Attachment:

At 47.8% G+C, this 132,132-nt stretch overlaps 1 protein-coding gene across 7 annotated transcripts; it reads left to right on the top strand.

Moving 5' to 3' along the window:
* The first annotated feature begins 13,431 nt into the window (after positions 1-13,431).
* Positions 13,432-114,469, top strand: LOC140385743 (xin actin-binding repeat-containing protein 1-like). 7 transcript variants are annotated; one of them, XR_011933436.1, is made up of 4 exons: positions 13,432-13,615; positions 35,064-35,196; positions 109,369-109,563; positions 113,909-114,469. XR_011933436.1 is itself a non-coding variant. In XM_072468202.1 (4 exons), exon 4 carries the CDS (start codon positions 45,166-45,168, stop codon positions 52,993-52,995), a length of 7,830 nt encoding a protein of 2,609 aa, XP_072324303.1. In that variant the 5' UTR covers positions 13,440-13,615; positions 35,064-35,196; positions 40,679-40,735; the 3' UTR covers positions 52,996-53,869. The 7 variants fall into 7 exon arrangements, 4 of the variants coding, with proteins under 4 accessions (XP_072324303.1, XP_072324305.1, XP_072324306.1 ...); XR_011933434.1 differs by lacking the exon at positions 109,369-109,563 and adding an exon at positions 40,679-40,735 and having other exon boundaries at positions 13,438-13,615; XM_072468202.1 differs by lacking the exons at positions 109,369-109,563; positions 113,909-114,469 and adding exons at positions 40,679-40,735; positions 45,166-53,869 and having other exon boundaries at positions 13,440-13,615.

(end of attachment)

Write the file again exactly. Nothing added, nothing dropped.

At 47.8% G+C, this 132,132-nt stretch overlaps 1 protein-coding gene across 7 annotated transcripts; it reads left to right on the top strand.

Moving 5' to 3' along the window:
* The first annotated feature begins 13,431 nt into the window (after positions 1-13,431).
* Positions 13,432-114,469, top strand: LOC140385743 (xin actin-binding repeat-containing protein 1-like). 7 transcript variants are annotated; one of them, XR_011933436.1, is made up of 4 exons: positions 13,432-13,615; positions 35,064-35,196; positions 109,369-109,563; positions 113,909-114,469. XR_011933436.1 is itself a non-coding variant. In XM_072468202.1 (4 exons), exon 4 carries the CDS (start codon positions 45,166-45,168, stop codon positions 52,993-52,995), a length of 7,830 nt encoding a protein of 2,609 aa, XP_072324303.1. In that variant the 5' UTR covers positions 13,440-13,615; positions 35,064-35,196; positions 40,679-40,735; the 3' UTR covers positions 52,996-53,869. The 7 variants fall into 7 exon arrangements, 4 of the variants coding, with proteins under 4 accessions (XP_072324303.1, XP_072324305.1, XP_072324306.1 ...); XR_011933434.1 differs by lacking the exon at positions 109,369-109,563 and adding an exon at positions 40,679-40,735 and having other exon boundaries at positions 13,438-13,615; XM_072468202.1 differs by lacking the exons at positions 109,369-109,563; positions 113,909-114,469 and adding exons at positions 40,679-40,735; positions 45,166-53,869 and having other exon boundaries at positions 13,440-13,615.